Michaela Coel Recalls ‘Friction’ on the Set of ‘Chewing Gum’
Michaela Coel, creator and star of the new HBO series I May Destroy You, got her start in television with Chewing Gum. While Coel operated as the creative head for I May Destroy You, the same can’t be said for her time developing and shooting Chewing Gum.
Michaela Coel recalls a tough time on set when filming ‘Chewing Gum’
Recently, Vulture reported on Coel’s time studying at the Guildhall School of Music & Drama, as well as her career that has flourished since that time. A poem she wrote for one of her classes, “Chewing Gum Dreams,” got picked up by a production company to be produced into a television show. However, despite Coel’s success, she remembers the time shooting Chewing Gum (they dropped the “Dreams”) as “marred by professional challenges.”
These issues, the publication reported, emphasize the difference between those embedded in the TV industry and “outsiders,” something Coel identifies as. But how do you lift up these outsiders “without actually empowering them?”
Coel didn’t feel empowered whatsoever on the set of her own show. Though she created the concept, the executives on the project refused to name her an executive producer — for both seasons of the series. (For the second season, she was a co-producer).
“The production office felt like the place I have no access to: the curtain rod behind where Jesus is dwelling,” the writer/actor remembered. “You come to my trailer whenever you need something, but I can’t access you.”
The creator of HBO’s ‘I May Destroy You’ has more creative power on her new show
“Friction was inevitable,” Vulture reported about Coel’s experience on Chewing Gum. Her very first day on set, she noticed “that five Black cast members were confined to a single trailer, while a white actor had one to herself.” The I May Destroy You creator immediately brought it up to the producers Coel, comparing the conditions to a “slave ship.”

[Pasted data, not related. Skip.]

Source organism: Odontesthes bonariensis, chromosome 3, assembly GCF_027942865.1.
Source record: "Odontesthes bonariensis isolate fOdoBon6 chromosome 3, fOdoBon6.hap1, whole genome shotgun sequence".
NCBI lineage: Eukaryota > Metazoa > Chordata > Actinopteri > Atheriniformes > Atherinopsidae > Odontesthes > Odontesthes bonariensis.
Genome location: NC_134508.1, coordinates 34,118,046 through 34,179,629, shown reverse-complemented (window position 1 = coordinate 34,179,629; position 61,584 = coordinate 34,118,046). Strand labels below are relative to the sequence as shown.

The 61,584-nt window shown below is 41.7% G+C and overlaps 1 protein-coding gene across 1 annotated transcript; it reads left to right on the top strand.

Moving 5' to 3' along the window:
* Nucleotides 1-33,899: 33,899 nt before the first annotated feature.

“This is disgraceful,” she says she thought at the time. “While the mess is going on outside, you sat here, clueless.” That problem got solved — they got more trailers for the Black actors — but her troubles weren’t over yet. Vulture again:
Another tense moment arose between herself and the director, Tom Marshall, after she discovered he was calling the actors Cynthia Erivo and Ronke Adekoluejo ‘the twins,’ instead of using their names. She asked a producer to speak to him, but the next day it happened again. She asked to sidebar with Marshall, and he lost his temper.
According to another actor on Chewing Gum, Kadiff Kirwan, the director yelled at Coel “like she was a naughty schoolchild, to the point where she physically got upset and left set.” Kirwan recalls.
“It felt as if every single day that I had spent earning the respect of the crew and the cast had just disappeared,” Coel lamented.
While shooting Chewing Gum was by no means a breeze, it was a powerful learning experience for Coel. On her new show, I May Destroy You, BBC gave her “full creative control.”